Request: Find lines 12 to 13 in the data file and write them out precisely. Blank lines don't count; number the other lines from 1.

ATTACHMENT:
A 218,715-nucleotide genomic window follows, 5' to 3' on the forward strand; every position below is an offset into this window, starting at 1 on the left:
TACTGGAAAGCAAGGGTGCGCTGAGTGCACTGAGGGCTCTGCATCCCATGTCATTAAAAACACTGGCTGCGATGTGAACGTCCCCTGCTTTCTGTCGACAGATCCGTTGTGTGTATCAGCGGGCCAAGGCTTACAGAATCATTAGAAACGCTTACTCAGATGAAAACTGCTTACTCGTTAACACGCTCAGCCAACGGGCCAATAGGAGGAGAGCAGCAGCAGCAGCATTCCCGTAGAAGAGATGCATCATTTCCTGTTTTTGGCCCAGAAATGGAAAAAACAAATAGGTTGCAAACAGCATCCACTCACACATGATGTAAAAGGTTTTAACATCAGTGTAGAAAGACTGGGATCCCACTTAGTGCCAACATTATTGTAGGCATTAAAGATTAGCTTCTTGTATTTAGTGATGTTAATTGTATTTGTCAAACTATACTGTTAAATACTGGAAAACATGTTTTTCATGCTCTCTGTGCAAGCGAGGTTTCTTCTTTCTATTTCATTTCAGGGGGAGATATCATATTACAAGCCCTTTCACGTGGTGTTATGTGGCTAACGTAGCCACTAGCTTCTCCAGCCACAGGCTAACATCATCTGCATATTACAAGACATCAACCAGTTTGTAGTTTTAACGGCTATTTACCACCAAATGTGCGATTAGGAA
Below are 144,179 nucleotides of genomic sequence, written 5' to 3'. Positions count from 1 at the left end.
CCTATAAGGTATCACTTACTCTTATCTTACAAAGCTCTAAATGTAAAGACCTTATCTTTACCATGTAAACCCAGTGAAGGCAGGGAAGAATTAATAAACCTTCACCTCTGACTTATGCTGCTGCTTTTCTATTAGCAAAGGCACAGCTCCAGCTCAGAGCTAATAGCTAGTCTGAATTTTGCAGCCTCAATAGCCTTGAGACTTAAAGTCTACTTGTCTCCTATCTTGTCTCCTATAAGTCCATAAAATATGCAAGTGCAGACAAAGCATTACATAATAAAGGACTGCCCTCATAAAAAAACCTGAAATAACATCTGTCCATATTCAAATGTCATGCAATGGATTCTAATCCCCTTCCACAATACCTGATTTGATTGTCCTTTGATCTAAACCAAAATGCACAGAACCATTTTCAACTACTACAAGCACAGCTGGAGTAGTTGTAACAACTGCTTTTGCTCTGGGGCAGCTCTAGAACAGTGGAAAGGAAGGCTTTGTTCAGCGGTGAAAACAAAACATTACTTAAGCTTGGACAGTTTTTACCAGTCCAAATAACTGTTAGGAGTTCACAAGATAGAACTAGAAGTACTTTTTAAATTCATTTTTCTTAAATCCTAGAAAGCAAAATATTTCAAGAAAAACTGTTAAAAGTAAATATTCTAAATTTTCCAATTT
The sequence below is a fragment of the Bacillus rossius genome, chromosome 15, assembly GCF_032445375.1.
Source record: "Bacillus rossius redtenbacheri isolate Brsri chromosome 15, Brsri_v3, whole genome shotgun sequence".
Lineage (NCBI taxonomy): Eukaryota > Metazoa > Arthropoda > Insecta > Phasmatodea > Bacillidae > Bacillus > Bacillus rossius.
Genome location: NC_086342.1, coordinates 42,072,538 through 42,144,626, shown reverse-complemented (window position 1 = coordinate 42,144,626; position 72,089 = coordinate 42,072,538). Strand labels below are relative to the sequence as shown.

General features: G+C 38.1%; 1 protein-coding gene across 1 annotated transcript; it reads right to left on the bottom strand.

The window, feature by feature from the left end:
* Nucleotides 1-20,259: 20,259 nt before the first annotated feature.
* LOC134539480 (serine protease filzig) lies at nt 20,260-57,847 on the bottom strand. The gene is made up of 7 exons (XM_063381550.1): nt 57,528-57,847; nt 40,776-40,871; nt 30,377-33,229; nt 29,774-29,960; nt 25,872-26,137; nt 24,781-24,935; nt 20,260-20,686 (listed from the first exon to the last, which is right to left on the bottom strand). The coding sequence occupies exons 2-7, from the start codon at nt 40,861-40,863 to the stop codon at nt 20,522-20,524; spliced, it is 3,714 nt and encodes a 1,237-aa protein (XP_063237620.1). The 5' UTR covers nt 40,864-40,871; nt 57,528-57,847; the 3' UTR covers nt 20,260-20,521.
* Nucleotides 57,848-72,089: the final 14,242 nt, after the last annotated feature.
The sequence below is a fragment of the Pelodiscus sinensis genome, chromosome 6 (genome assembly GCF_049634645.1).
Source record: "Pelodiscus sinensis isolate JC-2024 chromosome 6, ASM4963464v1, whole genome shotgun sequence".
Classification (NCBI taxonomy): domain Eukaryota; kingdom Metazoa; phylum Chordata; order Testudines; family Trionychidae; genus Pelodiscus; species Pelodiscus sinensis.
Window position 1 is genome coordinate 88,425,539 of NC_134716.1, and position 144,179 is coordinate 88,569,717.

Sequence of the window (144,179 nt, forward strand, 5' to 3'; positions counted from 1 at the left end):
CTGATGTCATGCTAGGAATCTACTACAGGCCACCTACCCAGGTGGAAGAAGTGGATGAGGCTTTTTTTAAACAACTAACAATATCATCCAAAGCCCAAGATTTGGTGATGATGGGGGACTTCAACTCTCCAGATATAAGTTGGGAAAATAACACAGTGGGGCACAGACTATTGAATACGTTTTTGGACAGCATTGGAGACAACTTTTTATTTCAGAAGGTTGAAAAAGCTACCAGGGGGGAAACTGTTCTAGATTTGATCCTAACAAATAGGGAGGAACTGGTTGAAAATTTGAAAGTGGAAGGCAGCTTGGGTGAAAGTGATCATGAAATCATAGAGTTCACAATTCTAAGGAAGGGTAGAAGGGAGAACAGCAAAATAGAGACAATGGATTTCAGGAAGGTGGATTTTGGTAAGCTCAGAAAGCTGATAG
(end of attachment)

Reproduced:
* LOC134539480 (serine protease filzig) lies at nt 20,260-57,847 on the bottom strand. The gene is made up of 7 exons (XM_063381550.1): nt 57,528-57,847; nt 40,776-40,871; nt 30,377-33,229; nt 29,774-29,960; nt 25,872-26,137; nt 24,781-24,935; nt 20,260-20,686 (listed from the first exon to the last, which is right to left on the bottom strand). The coding sequence occupies exons 2-7, from the start codon at nt 40,861-40,863 to the stop codon at nt 20,522-20,524; spliced, it is 3,714 nt and encodes a 1,237-aa protein (XP_063237620.1). The 5' UTR covers nt 40,864-40,871; nt 57,528-57,847; the 3' UTR covers nt 20,260-20,521.
* Nucleotides 57,848-72,089: the final 14,242 nt, after the last annotated feature.